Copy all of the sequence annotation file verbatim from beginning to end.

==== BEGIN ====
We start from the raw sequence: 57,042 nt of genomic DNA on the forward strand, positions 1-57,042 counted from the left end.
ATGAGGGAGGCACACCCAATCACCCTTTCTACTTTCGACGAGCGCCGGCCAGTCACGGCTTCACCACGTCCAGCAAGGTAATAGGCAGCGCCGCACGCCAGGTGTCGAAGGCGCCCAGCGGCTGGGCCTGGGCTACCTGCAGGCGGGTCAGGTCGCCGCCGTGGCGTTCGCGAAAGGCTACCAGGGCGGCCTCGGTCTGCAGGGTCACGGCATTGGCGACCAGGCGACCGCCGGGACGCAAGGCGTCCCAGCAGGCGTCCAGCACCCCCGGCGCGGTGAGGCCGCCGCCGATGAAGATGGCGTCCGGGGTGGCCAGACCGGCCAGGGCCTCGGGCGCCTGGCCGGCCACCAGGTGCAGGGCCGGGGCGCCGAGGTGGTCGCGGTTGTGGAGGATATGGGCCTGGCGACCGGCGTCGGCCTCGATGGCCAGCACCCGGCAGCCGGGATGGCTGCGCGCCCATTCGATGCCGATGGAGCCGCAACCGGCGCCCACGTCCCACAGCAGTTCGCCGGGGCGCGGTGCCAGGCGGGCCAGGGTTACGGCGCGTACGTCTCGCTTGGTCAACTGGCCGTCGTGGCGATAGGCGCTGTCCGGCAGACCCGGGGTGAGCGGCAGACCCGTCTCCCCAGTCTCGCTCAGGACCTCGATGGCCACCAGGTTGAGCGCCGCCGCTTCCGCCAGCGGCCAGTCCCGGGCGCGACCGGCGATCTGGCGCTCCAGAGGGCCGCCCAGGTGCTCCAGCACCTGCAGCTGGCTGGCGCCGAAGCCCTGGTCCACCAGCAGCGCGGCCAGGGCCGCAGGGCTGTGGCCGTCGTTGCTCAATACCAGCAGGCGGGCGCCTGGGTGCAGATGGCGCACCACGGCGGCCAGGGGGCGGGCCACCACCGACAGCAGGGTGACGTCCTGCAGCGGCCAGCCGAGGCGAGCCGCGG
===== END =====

We start from the raw sequence: 57,042 nt of genomic DNA on the forward strand, positions 1-57,042 counted from the left end.
ATGAGGGAGGCACACCCAATCACCCTTTCTACTTTCGACGAGCGCCGGCCAGTCACGGCTTCACCACGTCCAGCAAGGTAATAGGCAGCGCCGCACGCCAGGTGTCGAAGGCGCCCAGCGGCTGGGCCTGGGCTACCTGCAGGCGGGTCAGGTCGCCGCCGTGGCGTTCGCGAAAGGCTACCAGGGCGGCCTCGGTCTGCAGGGTCACGGCATTGGCGACCAGGCGACCGCCGGGACGCAAGGCGTCCCAGCAGGCGTCCAGCACCCCCGGCGCGGTGAGGCCGCCGCCGATGAAGATGGCGTCCGGGGTGGCCAGACCGGCCAGGGCCTCGGGCGCCTGGCCGGCCACCAGGTGCAGGGCCGGGGCGCCGAGGTGGTCGCGGTTGTGGAGGATATGGGCCTGGCGACCGGCGTCGGCCTCGATGGCCAGCACCCGGCAGCCGGGATGGCTGCGCGCCCATTCGATGCCGATGGAGCCGCAACCGGCGCCCACGTCCCACAGCAGTTCGCCGGGGCGCGGTGCCAGGCGGGCCAGGGTTACGGCGCGTACGTCTCGCTTGGTCAACTGGCCGTCGTGGCGATAGGCGCTGTCCGGCAGACCCGGGGTGAGCGGCAGACCCGTCTCCCCAGTCTCGCTCAGGACCTCGATGGCCACCAGGTTGAGCGCCGCCGCTTCCGCCAGCGGCCAGTCCCGGGCGCGACCGGCGATCTGGCGCTCCAGAGGGCCGCCCAGGTGCTCCAGCACCTGCAGCTGGCTGGCGCCGAAGCCCTGGTCCACCAGCAGCGCGGCCAGGGCCGCAGGGCTGTGGCCGTCGTTGCTCAATACCAGCAGGCGGGCGCCTGGGTGCAGATGGCGCACCACGGCGGCCAGGGGGCGGGCCACCACCGACAGCAGGGTGACGTCCTGCAGCGGCCAGCCGAGGCGAGCCGCGG